publication date: Oct. 5, 2018
Philip DiSaia, former head of Gynecologic Oncology Group, dies at 81
By Krishnansu Tewari
The grandson of Italian immigrants, Philip John DiSaia was born on Aug. 14, 1937 in Providence, Rhode Island. He earned his Bachelor’s in Science at Brown University and his MD at Tufts University.
Upon the advice of his mentor in medical school, DiSaia obtained two years of general surgery training, followed by residency in obstetrics & gynecology at Yale University where he met Edward Quilligan, creator of the fetal heart rate monitor.
During residency, DiSaia published the paper that first brought to light the teratogenic effects of warfarin on the human fetus.
He next fulfilled his commitment to serve in the U.S. Navy and then successfully competed for a grant through the American Cancer Society, which funded his fellowship in gynecologic oncology under the tutelage of Felix Noah Rutledge at MD Anderson Hospital and Tumor Institute in Houston.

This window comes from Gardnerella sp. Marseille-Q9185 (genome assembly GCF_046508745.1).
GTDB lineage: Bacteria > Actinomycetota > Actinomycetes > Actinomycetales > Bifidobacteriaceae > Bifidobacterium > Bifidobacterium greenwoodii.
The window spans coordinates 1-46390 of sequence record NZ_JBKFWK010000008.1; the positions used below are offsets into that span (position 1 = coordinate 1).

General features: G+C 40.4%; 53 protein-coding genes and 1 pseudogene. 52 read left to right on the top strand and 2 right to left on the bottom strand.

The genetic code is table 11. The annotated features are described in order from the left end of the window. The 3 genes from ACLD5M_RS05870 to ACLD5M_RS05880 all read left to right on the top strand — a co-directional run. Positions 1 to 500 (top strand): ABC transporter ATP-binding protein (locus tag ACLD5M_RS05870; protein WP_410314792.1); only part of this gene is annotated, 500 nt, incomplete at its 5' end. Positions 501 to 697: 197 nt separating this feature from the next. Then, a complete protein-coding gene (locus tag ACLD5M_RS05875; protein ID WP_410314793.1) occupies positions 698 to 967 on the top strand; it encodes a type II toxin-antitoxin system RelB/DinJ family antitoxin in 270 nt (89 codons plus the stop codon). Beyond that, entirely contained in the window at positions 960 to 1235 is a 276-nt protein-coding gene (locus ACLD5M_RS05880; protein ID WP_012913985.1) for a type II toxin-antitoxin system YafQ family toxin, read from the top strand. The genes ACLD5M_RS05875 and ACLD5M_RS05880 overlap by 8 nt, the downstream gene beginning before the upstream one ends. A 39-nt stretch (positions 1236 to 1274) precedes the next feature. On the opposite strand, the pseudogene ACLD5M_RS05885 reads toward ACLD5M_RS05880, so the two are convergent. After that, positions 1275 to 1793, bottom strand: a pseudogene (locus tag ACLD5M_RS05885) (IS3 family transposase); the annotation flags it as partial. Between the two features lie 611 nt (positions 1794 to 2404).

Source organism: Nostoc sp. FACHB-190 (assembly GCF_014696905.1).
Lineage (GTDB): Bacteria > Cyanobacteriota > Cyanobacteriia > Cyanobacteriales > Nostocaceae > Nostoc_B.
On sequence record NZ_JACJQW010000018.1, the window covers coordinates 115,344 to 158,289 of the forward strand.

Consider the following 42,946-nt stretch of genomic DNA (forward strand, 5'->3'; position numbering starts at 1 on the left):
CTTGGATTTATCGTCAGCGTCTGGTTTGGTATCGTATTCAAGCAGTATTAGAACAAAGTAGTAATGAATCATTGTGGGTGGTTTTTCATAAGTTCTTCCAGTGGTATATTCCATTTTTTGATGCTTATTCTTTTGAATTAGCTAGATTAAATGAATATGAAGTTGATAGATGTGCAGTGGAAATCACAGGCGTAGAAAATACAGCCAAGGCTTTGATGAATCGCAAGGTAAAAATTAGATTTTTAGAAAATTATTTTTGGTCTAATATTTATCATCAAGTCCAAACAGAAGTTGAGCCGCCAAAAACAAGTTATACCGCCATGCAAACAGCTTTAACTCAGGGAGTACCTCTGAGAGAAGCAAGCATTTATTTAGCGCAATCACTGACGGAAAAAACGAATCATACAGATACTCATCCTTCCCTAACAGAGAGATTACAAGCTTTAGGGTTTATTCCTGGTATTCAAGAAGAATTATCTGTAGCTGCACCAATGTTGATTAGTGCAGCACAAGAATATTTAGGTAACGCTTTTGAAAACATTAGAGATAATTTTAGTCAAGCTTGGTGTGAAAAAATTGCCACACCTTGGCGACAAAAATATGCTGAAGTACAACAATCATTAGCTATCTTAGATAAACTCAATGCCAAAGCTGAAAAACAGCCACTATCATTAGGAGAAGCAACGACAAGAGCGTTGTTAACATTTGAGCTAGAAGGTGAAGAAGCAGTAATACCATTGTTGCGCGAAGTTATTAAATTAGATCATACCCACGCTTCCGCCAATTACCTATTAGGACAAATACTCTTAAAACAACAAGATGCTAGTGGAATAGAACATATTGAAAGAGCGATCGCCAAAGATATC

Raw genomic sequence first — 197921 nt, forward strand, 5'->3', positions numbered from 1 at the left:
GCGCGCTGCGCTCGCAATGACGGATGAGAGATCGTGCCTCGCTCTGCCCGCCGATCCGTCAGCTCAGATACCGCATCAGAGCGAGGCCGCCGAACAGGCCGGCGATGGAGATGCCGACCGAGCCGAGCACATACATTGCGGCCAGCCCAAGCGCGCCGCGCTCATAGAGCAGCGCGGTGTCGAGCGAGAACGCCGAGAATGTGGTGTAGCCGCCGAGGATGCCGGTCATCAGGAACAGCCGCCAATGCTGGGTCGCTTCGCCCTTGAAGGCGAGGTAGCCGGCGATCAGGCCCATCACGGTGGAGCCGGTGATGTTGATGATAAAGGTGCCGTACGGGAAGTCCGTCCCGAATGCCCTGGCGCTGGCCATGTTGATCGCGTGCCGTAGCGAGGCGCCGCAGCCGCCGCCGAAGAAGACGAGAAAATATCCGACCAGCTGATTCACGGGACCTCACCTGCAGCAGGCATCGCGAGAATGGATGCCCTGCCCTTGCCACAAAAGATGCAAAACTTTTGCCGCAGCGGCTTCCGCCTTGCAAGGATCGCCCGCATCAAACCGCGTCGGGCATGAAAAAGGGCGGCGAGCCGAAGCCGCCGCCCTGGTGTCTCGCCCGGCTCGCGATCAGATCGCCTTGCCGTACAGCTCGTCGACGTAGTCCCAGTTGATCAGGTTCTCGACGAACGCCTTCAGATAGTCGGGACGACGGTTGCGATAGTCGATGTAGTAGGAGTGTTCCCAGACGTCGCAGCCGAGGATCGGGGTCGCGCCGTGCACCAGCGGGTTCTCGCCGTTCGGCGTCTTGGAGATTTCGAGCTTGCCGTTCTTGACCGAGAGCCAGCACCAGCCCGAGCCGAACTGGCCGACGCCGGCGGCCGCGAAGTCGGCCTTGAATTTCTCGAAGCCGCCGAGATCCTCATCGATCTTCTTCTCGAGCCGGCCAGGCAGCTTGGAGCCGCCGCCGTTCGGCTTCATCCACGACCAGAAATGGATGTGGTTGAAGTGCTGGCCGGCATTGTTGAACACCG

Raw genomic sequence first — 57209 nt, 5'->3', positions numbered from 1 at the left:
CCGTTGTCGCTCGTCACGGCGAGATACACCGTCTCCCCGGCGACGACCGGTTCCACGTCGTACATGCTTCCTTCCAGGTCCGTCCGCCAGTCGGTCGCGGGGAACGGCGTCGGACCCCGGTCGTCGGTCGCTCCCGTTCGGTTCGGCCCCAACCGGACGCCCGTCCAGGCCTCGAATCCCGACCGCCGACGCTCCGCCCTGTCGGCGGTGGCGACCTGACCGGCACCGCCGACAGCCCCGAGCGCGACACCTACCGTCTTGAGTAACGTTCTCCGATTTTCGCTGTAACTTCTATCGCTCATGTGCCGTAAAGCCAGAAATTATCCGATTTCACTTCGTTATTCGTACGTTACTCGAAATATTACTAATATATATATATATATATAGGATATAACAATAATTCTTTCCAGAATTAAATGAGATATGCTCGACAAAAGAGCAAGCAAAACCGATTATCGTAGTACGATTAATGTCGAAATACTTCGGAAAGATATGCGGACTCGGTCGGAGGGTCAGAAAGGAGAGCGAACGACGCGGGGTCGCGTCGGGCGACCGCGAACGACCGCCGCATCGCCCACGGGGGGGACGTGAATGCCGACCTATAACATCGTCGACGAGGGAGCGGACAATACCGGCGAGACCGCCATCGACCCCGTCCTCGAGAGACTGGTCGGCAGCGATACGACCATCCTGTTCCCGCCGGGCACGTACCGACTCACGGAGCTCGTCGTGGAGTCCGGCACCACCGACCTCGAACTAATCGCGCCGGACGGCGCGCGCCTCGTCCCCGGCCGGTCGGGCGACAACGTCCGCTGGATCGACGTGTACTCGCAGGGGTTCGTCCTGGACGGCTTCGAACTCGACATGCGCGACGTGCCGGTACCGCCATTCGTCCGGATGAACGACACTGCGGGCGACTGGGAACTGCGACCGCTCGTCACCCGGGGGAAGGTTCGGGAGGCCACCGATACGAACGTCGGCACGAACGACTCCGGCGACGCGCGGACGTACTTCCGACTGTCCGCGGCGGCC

During this period, he would form long-lasting bonds with his co-fellow, William Creasman. In 1976, DiSaia was recruited following a national search for a chair for the Department of Obstetrics & Gynecology at the University of California, Irvine.
Accompanied by Quilligan, DiSaia sought to establish a traditional academic department at UC Irvine and would ultimately distinguish the Department of Ob/Gyn as one of the preeminent institutions dedicated to women’s health.
In addition to a nationally recognized residency program and robust volunteer clinical faculty comprised of community ob/gyns, the department flourished under his leadership with the establishment of four clinically directed and research-driven Divisions in Gynecologic Oncology, Maternal-Fetal Medicine, Reproductive Endocrinology and Infertility, and Urogynecology.
Embedded in each … Continue reading Philip DiSaia, former head of Gynecologic Oncology Group, dies at 81
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